A David T. James left a will in White County in 1833 (wb b 123)10, i.e., before the creation of De Kalb County. A David James also appears in the tax lists for 1832, 1835 and 1836. In 1832, he was taxed on 200 acres of school land and 160 other acres.

White County in 1832:

As noted above, William James appears in the censuses for 1820 and 1830. While Linda Anne Watson indicates he does not appear in the tax lists, another source indicates he appears on a tax list in White County in 1825.11 In addition, on 21 January 1814, a William James was appointed to take the list of taxable property and polls in "that part of Jackson County lately attached to the County of White" (Jackson County was on the northwest side of White County).12 William James also served often on juries in White County. William James swore to a plat and certificate of survey of 50 acres recorded on 21 April 1814 in connection with a suit between Wm. Boatman and the heirs of William Nowland.13 William James was one of the hands under road overseer Samuel Driskell appointed on 7 May 1821 to work on the road from the Forks of Iron Works road to the mouth of Jone’s cave (cove?).14 [early White County records have not been exhaustively examined; nor has it been determined that all the William James records relate to the same man].

There was a George James family listed in District 4, White County, in 1850, although he was born in Ohio (p. 40; 22 Aug 1850):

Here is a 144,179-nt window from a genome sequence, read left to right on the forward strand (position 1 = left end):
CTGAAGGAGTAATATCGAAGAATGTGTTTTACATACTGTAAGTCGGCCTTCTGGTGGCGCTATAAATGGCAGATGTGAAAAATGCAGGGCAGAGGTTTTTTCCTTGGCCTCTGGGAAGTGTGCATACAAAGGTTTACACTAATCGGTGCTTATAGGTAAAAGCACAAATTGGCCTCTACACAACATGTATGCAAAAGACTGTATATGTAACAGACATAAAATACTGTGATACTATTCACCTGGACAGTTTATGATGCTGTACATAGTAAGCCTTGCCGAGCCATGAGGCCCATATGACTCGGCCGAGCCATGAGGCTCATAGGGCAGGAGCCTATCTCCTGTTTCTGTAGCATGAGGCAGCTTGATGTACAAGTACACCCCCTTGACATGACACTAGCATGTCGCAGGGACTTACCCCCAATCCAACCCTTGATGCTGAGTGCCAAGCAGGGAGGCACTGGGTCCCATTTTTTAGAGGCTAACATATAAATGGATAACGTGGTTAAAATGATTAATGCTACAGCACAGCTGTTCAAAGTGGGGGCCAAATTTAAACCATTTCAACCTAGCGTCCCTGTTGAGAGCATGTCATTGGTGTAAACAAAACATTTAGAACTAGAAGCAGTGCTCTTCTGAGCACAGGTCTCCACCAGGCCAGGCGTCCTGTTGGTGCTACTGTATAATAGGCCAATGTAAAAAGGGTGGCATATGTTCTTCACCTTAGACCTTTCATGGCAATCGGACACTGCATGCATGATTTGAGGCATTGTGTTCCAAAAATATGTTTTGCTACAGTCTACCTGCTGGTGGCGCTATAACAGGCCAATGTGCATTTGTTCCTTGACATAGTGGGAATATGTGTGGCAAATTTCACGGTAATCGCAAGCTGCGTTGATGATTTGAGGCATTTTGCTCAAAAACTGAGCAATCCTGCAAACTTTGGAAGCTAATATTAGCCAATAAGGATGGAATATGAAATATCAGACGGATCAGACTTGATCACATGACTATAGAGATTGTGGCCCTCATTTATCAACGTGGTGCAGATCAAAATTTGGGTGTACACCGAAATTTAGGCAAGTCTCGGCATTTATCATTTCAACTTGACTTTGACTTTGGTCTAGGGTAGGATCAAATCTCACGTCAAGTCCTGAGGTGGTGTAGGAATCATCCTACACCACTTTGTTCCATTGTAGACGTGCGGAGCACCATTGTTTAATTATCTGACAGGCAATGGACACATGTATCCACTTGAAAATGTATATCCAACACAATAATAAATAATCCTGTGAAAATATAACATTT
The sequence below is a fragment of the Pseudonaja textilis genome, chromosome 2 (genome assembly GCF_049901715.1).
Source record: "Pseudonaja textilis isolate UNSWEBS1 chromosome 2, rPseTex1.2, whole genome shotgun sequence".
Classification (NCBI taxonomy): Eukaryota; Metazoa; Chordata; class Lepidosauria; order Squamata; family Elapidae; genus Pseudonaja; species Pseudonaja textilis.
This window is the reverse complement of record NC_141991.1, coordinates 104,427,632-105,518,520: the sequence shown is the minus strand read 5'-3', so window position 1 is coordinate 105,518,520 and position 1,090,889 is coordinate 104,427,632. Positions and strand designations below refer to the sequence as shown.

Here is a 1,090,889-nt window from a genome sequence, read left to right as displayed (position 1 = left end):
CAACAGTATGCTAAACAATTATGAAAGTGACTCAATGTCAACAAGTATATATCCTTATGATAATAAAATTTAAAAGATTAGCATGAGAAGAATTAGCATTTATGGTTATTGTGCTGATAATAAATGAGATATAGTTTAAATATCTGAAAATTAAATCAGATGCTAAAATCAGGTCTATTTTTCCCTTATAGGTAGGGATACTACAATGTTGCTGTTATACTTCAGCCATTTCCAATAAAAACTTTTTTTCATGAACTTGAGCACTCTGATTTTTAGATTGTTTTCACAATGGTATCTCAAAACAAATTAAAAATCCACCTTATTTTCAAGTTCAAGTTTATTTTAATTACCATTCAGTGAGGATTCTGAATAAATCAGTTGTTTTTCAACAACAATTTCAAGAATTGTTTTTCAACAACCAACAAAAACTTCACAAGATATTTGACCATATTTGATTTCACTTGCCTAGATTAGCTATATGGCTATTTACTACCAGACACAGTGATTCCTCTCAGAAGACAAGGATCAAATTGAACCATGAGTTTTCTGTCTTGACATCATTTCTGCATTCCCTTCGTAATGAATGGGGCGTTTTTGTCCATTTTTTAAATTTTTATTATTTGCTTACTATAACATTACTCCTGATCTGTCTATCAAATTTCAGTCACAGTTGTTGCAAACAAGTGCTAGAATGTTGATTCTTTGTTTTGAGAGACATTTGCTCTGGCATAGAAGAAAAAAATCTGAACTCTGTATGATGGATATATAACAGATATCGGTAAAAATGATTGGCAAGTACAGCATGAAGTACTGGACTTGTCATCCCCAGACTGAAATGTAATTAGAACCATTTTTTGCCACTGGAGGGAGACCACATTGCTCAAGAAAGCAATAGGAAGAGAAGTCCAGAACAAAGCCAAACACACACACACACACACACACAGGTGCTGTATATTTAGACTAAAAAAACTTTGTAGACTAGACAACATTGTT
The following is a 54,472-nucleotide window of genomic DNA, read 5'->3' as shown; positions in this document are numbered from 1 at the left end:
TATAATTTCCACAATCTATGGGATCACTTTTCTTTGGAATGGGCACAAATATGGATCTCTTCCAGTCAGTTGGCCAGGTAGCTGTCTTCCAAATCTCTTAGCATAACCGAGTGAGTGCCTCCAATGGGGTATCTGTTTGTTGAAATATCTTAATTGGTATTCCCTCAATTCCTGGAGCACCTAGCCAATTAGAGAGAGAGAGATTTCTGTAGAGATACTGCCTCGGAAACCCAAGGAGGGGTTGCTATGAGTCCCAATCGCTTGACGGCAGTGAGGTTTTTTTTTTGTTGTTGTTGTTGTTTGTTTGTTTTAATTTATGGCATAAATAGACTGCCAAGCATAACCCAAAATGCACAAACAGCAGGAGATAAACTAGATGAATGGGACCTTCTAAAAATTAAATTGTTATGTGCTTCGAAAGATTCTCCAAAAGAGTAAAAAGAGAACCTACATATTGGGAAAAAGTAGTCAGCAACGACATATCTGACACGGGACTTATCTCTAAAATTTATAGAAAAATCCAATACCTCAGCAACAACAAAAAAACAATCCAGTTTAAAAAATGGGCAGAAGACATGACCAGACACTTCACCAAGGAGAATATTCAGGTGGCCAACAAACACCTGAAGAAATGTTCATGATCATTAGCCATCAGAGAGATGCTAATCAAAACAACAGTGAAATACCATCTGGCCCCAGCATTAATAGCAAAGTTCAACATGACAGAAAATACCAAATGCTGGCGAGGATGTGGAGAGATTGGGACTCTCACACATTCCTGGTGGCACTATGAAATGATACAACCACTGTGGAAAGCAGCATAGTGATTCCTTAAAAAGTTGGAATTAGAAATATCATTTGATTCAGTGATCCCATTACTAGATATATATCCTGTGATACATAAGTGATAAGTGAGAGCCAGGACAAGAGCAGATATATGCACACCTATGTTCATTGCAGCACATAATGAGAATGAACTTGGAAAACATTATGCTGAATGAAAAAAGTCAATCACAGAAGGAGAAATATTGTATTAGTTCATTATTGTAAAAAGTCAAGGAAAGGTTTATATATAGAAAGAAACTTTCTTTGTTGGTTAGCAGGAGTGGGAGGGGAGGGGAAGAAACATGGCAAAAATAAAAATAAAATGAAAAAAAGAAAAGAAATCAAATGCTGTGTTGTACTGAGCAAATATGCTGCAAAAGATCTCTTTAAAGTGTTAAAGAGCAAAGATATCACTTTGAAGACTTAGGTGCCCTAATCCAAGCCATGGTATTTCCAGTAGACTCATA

George James 46 Farming Ohio CRW
Milly " 33   Tennessee CRW
Nathan " 15 Farming " AS
Adeline " 11   "  
Allen " 9   " AS
Samuel " 7   "  
Hannah " 5   "  
John " 2   "  

There appears to have been some connection between the estate of Harmon Little, who died by 4 October 1852, and a guardianship involving Levi James of White County, which guardianship was resigned 7 March 1853. However, it is not clear from my notes whether Levi James was serving as a guardian or the subject of the guardianship.15

The boundaries of White County reached their final form by 1860, but not in 1850 included the western portion of what is now Cumberland County and the southeastern portion of Putnam County.


2.    Records of White County, Minute Book, 1806-1811, p. 68 (orig 96) (WPA 1938).

3.    Records of White County, Minute Book, 1806-1811, p. 116 (orig 156) (WPA 1938).

4.    Records of White County, Minute Book, 1806-1811, pp. 112, 114, 162, 230 (orig 150, 154, 120-21, 168-69) (WPA 1938); id., vol. 2, 1811-1812, (orig. p. 256).

5.    Records of White County, Minute Book, 1806-1811, p. 231 (orig 169) (WPA 1938).

6.    Research by Linda Anne Watson in White County records, 1984.

7.    http://www.tngenweb.org/white/project/1814_100.html.

8.    Minutes, Court of Pleas & Quarter Sessions, White Co., Tenn., 1817-1819 [WPA], orig. pp. 264, 321, 358-59.

9.    Minutes of the Court of Appeals & Quarter Sessions of White County, 1824-1827, Part II, p. 234 (orig. p. 184) (WPA 1941).

10.    Byron & Barbara Sistler, Index to Tennessee Wills and Administrations, 1779-1861 (Nashville, Tenn.: 1990), p. 189.

11.    Byron & Barbara Sistler, Index to Early Tennessee Tax Lists (Evanston, Ill.: 1977).

12.    Minutes, Court of Pleas & Quarter Sessions, White Co., Tenn., 1812-1814 [WPA], orig. p. 347.

13.    The Upper Cumberland Researcher, XII, #4 (Upper Cumberland Geneal. Assoc. 1987).

14.    The Upper Cumberland Researcher, XVI, #4, p. 160 (Upper Cumberland Geneal. Assoc. 1991).

15.   The Upper Cumberland Researcher, XII, #2 (Upper Cumberland Geneal. Assoc. 1987), citing Will Book D, p. 145.

Return to James base page

Bill Utermohlen, 1916 Windsor Road, Alexandria, VA 22307;